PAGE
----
NASA’s bid to return humans to the surface of the moon in 2024 is far from a sure thing. The Artemis program, started at the behest of the Trump administration, is being dogged by delays, cash shortfalls, and the absence of a real step-by-step plan. There is a strong possibility the mission will be delayed to 2025 or later, or that congressional leadership will force NASA to change its human exploration agenda yet again.
But NASA isn't the only one planning a moon trip. Many other countries and private companies are eager to get in on the excitement. For some, space exploration is still a powerful amplifier for prestige and glory. For many others, however, the moon rush really is a scramble to prospect for valuable lunar resources before others can. Water ice reserves could be harvested into propellant that makes travel through deep space vastly less expensive. Helium-3, extremely rare on Earth, could help power future spacecraft. Rare or precious metals important to helping us run new technologies could be more easily accessible on the moon than anywhere on Earth.
Over the next few years, we’ll see the launch of more than a dozen different lunar missions. Some will just orbit or loop around the moon, some will land, some will deploy rovers and other robots for deeper exploration. Many are tasked with prospecting for water ice and other resources. And all of these missions are just a prelude for a permanent human presence on the moon, and establishing a pit stop for traveling to Mars.
Artemis 1 is basically a test on two fronts: it’s the inaugural launch of NASA’s Space Launch System (which will be the heaviest rocket in the world and literally move the agency’s deep space exploration missions forward) and the first real deep-space test of the Orion crew capsule, which will spend six days in lunar orbit. Though it will be crewless, a number of low-cost experiments are going up on Artemis 1. Many will study the lunar environment, such as measuring radiation levels or how dust behaves during landing sequences. The most exciting, however, will attempt to pinpoint locations of exposed water ice on the surface.
(Fair warning: given the awful track record for SLS development, there’s a pretty good chance we’re going to see the launch date slide into 2021.)
China’s remarkably successful Chang’e lunar exploration program shows no signs of slowing down. If successful, Chang’e 5 will be China’s third successful spacecraft landing on the moon. Though not a rover like the previous two Chang’e iterations, this will be the country’s first sample-return mission, bringing back at least two kilograms of lunar material from two meters below the surface. Chang’e 6 is really just a redux of this same sample-return mission, although it will most probably include additional scientific payloads to study the lunar soil and atmosphere.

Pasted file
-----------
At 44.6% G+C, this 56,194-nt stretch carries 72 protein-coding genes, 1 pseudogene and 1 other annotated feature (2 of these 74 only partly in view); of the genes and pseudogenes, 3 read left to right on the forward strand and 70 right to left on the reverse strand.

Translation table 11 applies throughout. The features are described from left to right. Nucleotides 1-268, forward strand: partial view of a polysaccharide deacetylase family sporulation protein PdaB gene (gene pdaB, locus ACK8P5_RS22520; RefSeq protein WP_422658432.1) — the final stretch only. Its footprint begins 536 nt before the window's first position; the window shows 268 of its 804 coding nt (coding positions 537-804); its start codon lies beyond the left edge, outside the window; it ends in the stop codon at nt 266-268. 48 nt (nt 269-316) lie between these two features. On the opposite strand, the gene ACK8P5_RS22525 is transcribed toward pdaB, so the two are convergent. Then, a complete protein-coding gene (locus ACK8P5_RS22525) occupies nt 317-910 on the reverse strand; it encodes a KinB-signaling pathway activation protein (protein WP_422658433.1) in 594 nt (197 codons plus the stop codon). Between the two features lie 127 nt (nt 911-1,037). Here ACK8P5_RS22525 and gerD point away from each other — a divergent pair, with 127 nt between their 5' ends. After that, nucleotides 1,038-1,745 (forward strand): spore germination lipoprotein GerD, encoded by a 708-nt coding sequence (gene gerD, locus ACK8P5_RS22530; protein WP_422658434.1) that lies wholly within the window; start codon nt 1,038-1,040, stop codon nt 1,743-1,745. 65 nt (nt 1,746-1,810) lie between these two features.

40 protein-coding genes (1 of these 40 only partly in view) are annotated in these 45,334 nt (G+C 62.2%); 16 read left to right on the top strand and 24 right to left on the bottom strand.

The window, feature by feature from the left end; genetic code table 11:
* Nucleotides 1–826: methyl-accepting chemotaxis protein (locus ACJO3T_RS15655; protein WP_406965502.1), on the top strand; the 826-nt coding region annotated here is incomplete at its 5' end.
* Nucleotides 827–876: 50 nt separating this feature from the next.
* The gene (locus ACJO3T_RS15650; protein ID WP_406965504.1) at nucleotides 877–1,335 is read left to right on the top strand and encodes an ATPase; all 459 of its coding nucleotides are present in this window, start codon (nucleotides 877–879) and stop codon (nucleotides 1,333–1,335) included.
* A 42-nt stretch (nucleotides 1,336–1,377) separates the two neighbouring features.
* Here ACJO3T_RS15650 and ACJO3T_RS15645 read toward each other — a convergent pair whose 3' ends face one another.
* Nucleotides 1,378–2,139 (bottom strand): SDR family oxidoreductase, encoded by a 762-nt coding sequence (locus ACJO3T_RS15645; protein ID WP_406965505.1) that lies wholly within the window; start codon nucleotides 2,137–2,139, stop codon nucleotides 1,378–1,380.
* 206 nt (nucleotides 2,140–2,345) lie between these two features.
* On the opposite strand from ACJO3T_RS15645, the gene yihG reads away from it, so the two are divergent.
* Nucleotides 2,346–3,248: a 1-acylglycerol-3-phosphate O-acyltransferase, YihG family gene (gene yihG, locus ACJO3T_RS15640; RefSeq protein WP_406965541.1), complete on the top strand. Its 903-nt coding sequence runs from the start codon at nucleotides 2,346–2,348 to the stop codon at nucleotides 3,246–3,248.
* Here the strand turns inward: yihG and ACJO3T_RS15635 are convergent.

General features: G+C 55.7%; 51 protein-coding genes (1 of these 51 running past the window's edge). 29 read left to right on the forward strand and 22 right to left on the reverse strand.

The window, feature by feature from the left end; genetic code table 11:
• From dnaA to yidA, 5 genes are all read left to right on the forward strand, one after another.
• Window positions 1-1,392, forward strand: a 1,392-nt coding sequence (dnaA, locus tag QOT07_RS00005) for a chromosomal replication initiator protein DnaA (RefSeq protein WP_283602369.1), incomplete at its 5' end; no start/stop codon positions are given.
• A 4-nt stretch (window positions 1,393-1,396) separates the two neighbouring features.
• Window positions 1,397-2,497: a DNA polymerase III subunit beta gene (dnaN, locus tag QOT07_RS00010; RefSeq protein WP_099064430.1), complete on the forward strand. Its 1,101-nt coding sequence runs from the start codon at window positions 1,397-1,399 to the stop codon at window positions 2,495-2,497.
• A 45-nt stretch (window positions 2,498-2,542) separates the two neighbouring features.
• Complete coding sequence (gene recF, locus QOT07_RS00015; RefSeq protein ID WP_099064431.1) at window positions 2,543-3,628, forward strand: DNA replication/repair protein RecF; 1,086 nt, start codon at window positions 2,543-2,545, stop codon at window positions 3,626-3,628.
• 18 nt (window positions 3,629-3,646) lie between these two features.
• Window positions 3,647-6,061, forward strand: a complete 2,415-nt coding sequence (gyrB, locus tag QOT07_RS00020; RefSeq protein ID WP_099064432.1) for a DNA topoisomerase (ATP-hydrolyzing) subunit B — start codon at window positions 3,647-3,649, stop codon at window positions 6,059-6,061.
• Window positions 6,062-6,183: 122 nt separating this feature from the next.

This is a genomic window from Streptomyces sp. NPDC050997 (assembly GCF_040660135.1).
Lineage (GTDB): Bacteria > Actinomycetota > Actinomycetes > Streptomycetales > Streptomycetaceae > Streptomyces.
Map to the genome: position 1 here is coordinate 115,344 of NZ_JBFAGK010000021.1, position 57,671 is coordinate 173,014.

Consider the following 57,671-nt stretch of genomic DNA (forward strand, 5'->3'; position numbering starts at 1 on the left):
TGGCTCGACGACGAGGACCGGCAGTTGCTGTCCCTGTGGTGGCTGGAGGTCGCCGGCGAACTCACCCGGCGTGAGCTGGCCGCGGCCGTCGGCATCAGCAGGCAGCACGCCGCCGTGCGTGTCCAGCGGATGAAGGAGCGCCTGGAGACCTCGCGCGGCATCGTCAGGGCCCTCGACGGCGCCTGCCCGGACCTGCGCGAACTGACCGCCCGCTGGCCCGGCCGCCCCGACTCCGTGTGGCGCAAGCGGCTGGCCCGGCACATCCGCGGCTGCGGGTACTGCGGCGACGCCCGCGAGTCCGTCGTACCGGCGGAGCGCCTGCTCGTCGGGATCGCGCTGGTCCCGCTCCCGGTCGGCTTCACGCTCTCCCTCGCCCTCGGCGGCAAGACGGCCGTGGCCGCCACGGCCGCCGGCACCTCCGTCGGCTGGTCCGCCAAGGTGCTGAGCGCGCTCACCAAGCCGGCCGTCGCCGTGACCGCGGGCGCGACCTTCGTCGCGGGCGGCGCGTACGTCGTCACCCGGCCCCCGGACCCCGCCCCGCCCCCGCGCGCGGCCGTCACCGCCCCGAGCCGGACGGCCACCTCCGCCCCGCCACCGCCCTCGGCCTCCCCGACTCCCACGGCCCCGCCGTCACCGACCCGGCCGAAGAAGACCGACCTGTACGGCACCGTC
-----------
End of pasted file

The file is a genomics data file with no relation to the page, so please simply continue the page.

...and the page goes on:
This will be India’s third lunar mission, and its second attempt at landing a spacecraft on the moon. The national agency suffered a setback last year when Chandrayaan-2’s lander, Vikram, failed to slow down during its descent and crashed into the lunar surface.
In the wake of that failure, the Chandrayaan-3 mission plan will re-attempt a soft landing. Because Vikram (and its rover) were expected to run investigations that would help characterize the water ice reserves at the lunar south pole, it’s expected Chandrayaan-3 will carry out these same studies. Should India stick the landing, it will be just the fourth country in history to put a spacecraft on the surface of the moon.
The last mission under the Luna program was in 1976, when the world still had a Soviet Union. Eager to make sure it’s got a stake in the 21st-century moon rush, Russia is resurrecting the program with a slate of new missions focused on enabling future mining operations. Luna 25 will prove out new landing technologies and drill into the surface of the south pole to study the composition of the moon’s soil for water ice, helium-3, carbon and nitrogen, precious metals, and any other interesting resources. Luna 26 is an orbiter that will survey the landscape from above to try to get a sense of where these resources might lie. And Luna 27 is another lander headed to the south pole to specifically prospect for water ice.